Despite robust economic indicators, inflation under control and still largely accommodating central bank policy, most bond and equity markets are now in negative territory year to date. Sharply positive returns have been rare and volatility has rebounded. After the sigh of relief on Emmanuel Macron’s presidential election victory in Spring 2017, political risks have made a strong comeback, reviving or creating new uncertainties. This situation will probably persist in coming months due to the election schedule so it would make sense to remain highly vigilant. Nevertheless, the US economy has re-accelerated, China’s economy is still strong and there is high visibility on monetary policy in the second half of the year, all of which justifies maintaining an upbeat outlook.
Political clouds are gathering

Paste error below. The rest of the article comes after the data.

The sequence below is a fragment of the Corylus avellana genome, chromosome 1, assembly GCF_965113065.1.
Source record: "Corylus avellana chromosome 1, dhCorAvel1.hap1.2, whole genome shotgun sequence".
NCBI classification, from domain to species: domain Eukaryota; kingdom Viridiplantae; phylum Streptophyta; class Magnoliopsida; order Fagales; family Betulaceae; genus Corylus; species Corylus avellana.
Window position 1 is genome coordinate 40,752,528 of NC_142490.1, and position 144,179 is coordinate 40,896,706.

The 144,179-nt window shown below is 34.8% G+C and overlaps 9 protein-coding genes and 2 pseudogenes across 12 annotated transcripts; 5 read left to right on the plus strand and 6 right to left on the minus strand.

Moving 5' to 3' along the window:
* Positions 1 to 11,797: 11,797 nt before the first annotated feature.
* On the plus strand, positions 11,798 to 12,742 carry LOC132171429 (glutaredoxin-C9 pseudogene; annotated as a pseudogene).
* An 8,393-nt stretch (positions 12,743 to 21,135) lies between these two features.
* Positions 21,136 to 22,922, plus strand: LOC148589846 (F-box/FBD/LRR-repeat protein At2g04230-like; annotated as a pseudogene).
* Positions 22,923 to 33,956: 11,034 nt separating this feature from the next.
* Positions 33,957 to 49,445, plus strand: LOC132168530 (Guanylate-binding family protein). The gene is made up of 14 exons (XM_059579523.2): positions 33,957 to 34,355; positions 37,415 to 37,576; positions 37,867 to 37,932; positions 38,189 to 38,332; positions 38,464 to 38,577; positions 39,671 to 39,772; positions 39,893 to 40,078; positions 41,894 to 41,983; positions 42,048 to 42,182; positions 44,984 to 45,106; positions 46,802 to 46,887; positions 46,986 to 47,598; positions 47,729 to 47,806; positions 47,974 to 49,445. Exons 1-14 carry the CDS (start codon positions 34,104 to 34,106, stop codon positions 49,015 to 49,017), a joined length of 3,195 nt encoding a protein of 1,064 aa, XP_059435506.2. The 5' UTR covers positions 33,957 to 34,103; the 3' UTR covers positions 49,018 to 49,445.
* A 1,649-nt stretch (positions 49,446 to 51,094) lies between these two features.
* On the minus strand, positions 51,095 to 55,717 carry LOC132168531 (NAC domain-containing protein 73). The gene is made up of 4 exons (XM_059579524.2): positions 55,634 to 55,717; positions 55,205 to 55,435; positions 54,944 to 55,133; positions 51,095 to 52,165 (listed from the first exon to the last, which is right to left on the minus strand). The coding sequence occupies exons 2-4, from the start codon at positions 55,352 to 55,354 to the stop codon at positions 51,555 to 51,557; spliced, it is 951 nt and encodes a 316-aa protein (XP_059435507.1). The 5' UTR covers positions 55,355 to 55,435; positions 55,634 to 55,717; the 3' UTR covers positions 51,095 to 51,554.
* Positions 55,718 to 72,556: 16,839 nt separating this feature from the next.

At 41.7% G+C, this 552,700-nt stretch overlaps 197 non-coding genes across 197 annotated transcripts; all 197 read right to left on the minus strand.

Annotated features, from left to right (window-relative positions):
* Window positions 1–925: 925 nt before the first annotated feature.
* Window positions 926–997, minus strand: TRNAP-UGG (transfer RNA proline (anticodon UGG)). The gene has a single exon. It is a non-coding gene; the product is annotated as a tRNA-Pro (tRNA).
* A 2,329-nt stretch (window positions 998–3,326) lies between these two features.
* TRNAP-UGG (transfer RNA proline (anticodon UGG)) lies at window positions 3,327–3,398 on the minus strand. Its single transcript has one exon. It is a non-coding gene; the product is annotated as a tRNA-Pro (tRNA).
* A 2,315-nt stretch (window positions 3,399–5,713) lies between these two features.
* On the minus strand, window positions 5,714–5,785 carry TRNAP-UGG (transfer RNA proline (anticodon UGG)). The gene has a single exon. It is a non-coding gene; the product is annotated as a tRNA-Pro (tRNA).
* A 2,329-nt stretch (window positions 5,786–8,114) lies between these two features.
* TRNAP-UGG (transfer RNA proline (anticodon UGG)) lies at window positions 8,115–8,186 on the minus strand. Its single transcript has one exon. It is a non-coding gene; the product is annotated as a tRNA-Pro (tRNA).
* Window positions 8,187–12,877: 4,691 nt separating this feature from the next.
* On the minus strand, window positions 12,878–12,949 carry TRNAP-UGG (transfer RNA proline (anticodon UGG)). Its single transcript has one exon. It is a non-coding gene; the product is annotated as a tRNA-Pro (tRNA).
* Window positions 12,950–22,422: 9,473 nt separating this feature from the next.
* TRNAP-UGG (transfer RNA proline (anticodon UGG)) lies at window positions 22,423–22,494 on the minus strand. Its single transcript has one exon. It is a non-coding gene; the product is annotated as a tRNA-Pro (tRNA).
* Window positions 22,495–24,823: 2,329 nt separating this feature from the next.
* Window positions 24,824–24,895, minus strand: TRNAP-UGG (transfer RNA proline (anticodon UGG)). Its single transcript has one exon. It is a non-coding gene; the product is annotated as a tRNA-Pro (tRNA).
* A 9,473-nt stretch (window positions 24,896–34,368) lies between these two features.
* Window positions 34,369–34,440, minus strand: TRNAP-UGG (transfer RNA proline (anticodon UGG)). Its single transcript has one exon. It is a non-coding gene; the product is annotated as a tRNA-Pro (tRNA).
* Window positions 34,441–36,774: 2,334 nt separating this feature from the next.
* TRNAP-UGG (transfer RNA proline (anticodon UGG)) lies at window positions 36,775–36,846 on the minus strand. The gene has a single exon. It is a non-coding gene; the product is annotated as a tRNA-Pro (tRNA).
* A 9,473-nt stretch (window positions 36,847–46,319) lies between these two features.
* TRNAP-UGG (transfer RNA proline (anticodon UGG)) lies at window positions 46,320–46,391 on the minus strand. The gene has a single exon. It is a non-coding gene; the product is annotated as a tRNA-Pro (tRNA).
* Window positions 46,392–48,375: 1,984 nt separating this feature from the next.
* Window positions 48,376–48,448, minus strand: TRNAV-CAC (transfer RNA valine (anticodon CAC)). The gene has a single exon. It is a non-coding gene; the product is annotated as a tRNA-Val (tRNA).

The global economic recovery continued in the first half of 2018 but at a slightly reduced and less synchronised pace. The US economy went it alone by accelerating, thanks to the tax reform approved at the end of 2017, while Japan and most European countries slowed. In the emerging zone, China has continued on its controlled moderate slowdown trajectory while a minority of more fragile countries like Brazil, Turkey and South Africa suffered significant capital outflows. The Fed has resumed its monetary policy normalisation by raising rates by 25bp in each The first half of 2018 is good illustration of the dilemma facing investors after an exceptional 2017 across the board. Despite robust economic indicators, inflation under control and still largely accommodating central bank policy, most bond and equity markets are now in negative territory year to date. Sharply positive returns have been rare and volatility has rebounded. After the sigh of relief on Emmanuel Macron’s presidential election victory in Spring 2017, political risks have made a strong comeback, reviving or creating new uncertainties.